Thursday, March 14, 2013

When (Not If) Group Members Cause Problems

Here’s a sure thing for any small group: You will have problems. There will be at least one person in every season of group life that creates, well let’s call them challenges. Groups are full of people. All people are hurting and need healing in some way. And when people start revealing themselves to one another, their hurts will hurt others. Hurting people hurt people, as the old saying goes.
These hurts manifest in as many different ways as there are people in groups. However, there are some consistent patterns that I’ve observed over the years. It could be illustrated by this picture:

A fun activity is the name each of the people represented in this picture. For instance, the owl at the top could be called Mr. I-Know-the-Answer-but-I’m-Not-Telling. Or Mr. I’ve-Done-This-Before-So-I-Can’t-Be-Bothered. Of course this illustration is all men. Women don’t display disfunctions like these in groups. Right? Well, since I’m a man I won’t respond.

Of course, most of the time, people’s hurts don’t come out all at once. But when one does, how a leader responds can be the difference between letting this problem control the group or allowing the Spirit to use the situation to lead the group to the next level.

So when problems occur, here are a few questions to ask:
  • Is this a new behavior or just that outward manifestation of an ongoing problem? If it is new, then find out what has happened in the person’s life and talk through the issue. If it is ongoing, then it may be time to deal with the issue and see God’s healing.
  • Is this best addressed with the entire group, in a sub-group of two or three or in a one-on-one conversation? Don’t assume that there is a one-size-fits-all solution.
  • Does this person need help from someone outside the group? Sometimes issues arise that are bigger than what you or the group can deal with. Enlist the help of your coach or pastor.
  • What is God doing through this problem to change the person? What is God doing to change the group? Remember this is not about fixing the issue. God wants to work through that which arises to change our lives?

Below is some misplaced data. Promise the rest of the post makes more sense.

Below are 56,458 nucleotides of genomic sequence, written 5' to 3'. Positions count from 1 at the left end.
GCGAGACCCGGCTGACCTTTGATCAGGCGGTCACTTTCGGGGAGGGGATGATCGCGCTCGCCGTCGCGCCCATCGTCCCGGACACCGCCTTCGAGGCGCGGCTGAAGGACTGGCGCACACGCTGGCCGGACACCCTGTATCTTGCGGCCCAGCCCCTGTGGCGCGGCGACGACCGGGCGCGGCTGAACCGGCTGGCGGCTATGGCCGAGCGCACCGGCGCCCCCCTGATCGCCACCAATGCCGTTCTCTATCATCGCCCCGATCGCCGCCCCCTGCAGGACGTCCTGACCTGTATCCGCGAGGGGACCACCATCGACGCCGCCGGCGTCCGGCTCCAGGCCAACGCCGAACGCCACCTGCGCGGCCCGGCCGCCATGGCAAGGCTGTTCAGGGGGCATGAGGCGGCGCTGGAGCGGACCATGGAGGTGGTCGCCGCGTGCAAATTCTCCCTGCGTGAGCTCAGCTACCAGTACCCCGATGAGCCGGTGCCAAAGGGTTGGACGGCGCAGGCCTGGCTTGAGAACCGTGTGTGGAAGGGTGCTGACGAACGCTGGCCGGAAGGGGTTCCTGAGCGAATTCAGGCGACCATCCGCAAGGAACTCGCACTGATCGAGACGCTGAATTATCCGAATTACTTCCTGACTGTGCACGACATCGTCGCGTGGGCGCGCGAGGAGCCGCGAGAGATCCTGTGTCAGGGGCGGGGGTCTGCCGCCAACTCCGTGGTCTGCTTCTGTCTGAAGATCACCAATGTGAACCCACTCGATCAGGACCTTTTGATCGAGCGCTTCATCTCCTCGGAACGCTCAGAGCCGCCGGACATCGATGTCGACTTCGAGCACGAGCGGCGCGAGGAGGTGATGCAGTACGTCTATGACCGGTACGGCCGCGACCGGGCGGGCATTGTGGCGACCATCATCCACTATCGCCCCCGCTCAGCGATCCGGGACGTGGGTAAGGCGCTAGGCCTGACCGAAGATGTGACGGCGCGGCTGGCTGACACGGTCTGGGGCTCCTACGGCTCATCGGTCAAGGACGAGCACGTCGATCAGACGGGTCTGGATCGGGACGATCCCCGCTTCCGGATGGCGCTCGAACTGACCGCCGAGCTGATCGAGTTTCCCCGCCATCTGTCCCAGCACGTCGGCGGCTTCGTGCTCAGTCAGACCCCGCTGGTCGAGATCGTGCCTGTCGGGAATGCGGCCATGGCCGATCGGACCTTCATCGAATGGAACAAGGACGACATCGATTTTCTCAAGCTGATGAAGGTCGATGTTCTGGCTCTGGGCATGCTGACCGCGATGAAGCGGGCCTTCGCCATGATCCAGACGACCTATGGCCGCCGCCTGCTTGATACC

• What is God doing in you as you relate to the person who is struggling? 
This may be the more important question of all. If you go forth in ministry in humble submission, the person who is presenting the challenge and the entire group will be much more likely to respond in kind. This starts on your knees, asking God to give you his heart for the situation.A few years ago, I was leading a group with a Mr. Know-It-All. He reminds me of the person at the bottom of the picture with the raised hand and pointed finger. He had answers for everyone’s problems. And he was driving me crazy. Then I realized that the person who needed to change the most was me. I needed God’s heart for him. As I prayed, I did not feel that he was ready for any direct confrontation or challenge. However, I was given the grace to steer his comments in the group meetings without an angry face. And after a while, he loosened up and quit being so Know-It-Allish. All he needed was some time. But I had to change first.

1 comment:

Mike Mack said...

Love this, Scott! Great questions to ask, but I especially like your story about Mr. know It All in your group. Been there, done that! And your response is right on. A Christ-centered group starts with a Christ-focused leader.